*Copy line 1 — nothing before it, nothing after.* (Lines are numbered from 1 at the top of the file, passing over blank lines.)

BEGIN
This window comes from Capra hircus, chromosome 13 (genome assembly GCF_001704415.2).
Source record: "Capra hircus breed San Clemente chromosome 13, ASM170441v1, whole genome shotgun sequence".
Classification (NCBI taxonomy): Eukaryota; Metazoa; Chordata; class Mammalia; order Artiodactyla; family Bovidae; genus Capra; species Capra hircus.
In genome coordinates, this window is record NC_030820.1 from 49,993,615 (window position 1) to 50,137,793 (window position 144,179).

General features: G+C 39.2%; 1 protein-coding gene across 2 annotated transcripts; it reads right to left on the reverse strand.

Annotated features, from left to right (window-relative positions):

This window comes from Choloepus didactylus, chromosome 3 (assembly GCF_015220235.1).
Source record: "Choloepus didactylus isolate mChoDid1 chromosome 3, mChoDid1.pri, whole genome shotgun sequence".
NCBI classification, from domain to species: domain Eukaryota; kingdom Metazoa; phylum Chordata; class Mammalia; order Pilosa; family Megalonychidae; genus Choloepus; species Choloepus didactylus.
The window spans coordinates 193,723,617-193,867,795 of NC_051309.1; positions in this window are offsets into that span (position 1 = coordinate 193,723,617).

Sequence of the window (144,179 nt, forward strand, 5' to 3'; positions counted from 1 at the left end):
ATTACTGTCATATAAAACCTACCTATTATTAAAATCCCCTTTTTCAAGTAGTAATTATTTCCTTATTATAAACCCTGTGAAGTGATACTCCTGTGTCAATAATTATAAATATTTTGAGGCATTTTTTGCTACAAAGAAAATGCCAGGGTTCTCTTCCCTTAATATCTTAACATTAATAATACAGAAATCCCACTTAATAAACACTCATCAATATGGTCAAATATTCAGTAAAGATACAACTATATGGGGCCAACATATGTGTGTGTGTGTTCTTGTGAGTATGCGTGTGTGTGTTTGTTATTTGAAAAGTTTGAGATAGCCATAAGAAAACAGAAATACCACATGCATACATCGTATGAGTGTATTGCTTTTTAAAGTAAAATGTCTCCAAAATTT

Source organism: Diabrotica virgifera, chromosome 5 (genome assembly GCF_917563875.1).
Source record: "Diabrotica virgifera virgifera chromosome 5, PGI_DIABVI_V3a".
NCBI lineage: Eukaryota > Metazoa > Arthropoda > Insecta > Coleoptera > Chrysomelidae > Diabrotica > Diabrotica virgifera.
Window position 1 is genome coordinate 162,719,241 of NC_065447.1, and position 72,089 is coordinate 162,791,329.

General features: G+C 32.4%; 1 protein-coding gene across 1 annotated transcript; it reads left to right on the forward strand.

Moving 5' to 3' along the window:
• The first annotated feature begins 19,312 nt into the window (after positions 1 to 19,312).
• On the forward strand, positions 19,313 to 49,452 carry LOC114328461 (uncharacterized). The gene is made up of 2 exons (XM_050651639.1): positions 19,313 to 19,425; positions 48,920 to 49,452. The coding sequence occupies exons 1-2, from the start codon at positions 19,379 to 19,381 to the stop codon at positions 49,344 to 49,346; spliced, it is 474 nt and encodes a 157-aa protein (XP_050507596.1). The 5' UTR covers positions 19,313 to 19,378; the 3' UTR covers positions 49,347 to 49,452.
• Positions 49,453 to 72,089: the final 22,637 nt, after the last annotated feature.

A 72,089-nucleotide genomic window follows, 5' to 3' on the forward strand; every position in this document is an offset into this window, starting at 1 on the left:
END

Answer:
This window comes from Capra hircus, chromosome 13 (genome assembly GCF_001704415.2).